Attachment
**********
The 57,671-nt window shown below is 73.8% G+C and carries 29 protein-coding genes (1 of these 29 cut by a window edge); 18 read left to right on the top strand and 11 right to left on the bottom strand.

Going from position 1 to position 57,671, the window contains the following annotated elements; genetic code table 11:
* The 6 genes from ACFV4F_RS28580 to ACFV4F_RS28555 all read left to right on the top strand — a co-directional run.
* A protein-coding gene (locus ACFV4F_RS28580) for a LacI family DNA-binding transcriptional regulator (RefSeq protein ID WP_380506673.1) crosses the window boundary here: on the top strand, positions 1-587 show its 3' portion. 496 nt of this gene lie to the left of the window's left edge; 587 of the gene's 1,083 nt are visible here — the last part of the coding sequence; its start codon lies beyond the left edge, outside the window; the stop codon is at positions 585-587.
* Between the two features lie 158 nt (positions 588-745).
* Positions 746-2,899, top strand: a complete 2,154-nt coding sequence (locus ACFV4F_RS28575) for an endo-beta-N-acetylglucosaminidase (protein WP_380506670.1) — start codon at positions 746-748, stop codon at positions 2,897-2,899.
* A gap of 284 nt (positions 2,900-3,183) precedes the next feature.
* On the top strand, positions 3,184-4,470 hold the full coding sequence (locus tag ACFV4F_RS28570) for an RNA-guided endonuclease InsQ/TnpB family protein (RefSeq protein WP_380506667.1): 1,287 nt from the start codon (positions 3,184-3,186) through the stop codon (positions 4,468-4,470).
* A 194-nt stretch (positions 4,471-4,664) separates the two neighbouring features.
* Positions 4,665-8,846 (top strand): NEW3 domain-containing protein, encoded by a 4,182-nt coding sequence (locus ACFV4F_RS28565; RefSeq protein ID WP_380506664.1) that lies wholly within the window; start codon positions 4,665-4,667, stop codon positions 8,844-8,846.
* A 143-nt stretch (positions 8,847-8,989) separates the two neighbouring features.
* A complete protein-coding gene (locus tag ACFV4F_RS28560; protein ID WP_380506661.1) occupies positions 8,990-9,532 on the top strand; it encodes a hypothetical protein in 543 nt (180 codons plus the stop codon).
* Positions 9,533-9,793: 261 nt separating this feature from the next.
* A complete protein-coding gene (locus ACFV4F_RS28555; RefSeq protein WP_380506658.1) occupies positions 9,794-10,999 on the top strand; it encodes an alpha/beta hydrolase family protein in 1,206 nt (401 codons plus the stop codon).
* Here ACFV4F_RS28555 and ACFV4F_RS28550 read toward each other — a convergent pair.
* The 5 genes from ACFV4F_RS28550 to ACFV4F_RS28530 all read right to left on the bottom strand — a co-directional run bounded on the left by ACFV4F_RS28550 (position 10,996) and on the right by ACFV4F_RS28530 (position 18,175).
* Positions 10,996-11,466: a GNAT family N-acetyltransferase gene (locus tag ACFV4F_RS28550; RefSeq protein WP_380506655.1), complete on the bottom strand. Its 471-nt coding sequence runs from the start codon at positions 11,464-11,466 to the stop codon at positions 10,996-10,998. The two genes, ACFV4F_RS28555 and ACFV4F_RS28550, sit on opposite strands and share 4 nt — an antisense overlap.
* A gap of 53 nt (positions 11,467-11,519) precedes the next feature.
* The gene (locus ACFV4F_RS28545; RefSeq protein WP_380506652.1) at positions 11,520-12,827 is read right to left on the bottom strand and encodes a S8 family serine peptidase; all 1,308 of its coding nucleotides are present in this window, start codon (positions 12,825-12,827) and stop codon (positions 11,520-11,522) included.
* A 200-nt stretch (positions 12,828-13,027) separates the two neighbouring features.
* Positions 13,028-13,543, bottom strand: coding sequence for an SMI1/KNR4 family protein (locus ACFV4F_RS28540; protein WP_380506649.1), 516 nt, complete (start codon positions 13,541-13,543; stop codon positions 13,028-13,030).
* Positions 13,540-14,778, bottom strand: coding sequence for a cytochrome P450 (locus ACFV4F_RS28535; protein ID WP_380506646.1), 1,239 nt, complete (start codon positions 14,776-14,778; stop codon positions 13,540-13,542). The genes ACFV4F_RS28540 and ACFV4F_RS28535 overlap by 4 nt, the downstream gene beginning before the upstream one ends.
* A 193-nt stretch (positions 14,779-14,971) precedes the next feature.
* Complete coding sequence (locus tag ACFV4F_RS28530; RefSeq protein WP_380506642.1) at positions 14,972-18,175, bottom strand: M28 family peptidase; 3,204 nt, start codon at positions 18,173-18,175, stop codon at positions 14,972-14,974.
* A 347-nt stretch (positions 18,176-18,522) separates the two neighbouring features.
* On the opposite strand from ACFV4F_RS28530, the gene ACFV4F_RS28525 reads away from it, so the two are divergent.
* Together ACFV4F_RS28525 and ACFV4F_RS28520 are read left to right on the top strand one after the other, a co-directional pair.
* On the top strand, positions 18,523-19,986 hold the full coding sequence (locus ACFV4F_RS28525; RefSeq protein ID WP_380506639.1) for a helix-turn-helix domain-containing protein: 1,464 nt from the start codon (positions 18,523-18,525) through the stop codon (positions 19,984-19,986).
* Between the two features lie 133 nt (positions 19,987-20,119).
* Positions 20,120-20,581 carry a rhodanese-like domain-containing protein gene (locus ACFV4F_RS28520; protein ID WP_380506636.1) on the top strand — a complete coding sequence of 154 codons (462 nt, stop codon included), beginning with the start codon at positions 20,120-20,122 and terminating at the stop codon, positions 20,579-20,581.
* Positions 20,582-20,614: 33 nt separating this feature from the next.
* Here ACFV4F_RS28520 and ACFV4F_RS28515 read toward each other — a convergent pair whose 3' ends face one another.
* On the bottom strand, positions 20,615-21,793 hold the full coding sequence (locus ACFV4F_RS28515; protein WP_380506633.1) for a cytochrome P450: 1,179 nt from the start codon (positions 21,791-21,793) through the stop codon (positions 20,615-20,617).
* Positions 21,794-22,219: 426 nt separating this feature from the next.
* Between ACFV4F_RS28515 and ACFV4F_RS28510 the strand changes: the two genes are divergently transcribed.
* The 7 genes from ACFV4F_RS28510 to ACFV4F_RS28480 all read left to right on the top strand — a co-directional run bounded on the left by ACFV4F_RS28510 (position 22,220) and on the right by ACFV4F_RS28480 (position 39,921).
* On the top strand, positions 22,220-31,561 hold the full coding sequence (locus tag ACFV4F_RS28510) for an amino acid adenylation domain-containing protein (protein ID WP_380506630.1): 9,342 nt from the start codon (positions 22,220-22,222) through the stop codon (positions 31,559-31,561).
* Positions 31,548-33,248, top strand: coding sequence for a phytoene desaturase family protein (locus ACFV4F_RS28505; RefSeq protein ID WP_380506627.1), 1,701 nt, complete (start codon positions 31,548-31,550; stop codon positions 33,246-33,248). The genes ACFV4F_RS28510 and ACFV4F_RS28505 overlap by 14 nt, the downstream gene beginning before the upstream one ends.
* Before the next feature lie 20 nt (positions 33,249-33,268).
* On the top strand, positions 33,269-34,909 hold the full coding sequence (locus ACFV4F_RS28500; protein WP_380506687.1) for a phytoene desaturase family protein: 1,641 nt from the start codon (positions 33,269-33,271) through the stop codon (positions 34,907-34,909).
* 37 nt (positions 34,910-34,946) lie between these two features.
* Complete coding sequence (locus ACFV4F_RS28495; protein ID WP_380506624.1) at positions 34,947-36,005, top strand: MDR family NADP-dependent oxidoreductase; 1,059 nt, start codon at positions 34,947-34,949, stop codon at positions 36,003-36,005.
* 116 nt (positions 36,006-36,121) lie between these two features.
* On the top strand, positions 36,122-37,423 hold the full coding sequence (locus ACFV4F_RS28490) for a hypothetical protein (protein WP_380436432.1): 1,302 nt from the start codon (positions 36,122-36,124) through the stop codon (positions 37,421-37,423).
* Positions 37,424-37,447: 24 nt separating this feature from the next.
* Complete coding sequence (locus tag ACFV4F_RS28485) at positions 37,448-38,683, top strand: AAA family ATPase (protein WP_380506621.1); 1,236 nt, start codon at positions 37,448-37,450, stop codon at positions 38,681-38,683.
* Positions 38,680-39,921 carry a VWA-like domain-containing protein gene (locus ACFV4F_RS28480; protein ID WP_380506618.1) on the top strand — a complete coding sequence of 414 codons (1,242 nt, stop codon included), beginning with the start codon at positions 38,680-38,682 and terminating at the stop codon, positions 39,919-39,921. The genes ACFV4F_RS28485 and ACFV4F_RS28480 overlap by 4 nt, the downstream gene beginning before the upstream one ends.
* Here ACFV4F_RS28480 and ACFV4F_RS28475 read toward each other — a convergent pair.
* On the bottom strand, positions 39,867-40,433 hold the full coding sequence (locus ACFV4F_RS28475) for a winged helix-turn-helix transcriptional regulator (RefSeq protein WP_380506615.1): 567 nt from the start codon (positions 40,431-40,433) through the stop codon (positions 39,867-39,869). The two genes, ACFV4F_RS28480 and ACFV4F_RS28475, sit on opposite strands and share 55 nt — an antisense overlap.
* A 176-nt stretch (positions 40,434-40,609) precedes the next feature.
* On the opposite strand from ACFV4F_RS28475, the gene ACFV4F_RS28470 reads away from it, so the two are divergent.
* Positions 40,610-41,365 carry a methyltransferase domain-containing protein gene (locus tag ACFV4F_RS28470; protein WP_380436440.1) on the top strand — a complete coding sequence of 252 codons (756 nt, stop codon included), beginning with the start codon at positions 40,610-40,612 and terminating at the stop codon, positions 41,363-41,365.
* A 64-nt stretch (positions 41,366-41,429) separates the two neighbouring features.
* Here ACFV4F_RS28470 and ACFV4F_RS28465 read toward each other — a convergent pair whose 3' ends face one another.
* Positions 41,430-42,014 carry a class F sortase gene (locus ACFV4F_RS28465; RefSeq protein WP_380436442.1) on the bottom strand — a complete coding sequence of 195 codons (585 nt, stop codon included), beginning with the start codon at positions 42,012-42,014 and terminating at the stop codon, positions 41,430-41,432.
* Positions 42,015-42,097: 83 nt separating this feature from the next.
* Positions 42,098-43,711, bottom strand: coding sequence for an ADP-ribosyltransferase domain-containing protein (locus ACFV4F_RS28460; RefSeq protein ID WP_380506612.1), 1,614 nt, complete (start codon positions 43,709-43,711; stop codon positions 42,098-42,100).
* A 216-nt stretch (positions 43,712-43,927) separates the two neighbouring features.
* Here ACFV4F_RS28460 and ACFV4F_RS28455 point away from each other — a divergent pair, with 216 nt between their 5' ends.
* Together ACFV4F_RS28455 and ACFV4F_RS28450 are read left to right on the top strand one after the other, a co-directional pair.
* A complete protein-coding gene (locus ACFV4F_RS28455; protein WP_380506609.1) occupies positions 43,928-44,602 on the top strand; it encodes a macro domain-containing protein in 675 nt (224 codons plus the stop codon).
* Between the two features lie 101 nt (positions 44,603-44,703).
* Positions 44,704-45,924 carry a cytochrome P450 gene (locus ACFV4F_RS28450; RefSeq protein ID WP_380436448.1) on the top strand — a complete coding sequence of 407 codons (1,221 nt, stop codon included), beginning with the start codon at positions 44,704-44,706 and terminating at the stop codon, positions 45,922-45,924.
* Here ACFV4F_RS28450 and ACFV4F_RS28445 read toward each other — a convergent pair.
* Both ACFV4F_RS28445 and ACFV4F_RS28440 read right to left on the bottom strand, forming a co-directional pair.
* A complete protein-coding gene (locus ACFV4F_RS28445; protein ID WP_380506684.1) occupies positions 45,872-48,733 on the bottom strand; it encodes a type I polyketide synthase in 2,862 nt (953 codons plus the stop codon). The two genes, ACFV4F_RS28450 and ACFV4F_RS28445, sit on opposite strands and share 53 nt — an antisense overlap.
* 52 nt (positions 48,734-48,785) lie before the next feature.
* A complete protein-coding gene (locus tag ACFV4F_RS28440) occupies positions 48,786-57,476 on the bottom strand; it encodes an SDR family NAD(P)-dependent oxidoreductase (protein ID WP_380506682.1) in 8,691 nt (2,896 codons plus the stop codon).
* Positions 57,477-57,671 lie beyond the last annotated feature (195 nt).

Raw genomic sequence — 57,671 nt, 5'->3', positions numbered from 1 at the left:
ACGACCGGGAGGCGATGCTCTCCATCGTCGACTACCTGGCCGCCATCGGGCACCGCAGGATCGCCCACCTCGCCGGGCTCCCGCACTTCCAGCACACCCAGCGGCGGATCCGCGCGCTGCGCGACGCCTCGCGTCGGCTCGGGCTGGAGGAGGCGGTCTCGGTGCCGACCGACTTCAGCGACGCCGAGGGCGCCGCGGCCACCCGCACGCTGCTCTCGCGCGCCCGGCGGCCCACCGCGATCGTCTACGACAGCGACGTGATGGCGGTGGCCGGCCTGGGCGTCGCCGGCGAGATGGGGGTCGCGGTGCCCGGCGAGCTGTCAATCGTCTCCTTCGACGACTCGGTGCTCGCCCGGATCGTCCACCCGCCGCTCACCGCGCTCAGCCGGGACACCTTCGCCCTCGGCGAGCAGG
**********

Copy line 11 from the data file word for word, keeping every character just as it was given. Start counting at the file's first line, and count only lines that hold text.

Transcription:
* A 143-nt stretch (positions 8,847-8,989) separates the two neighbouring features.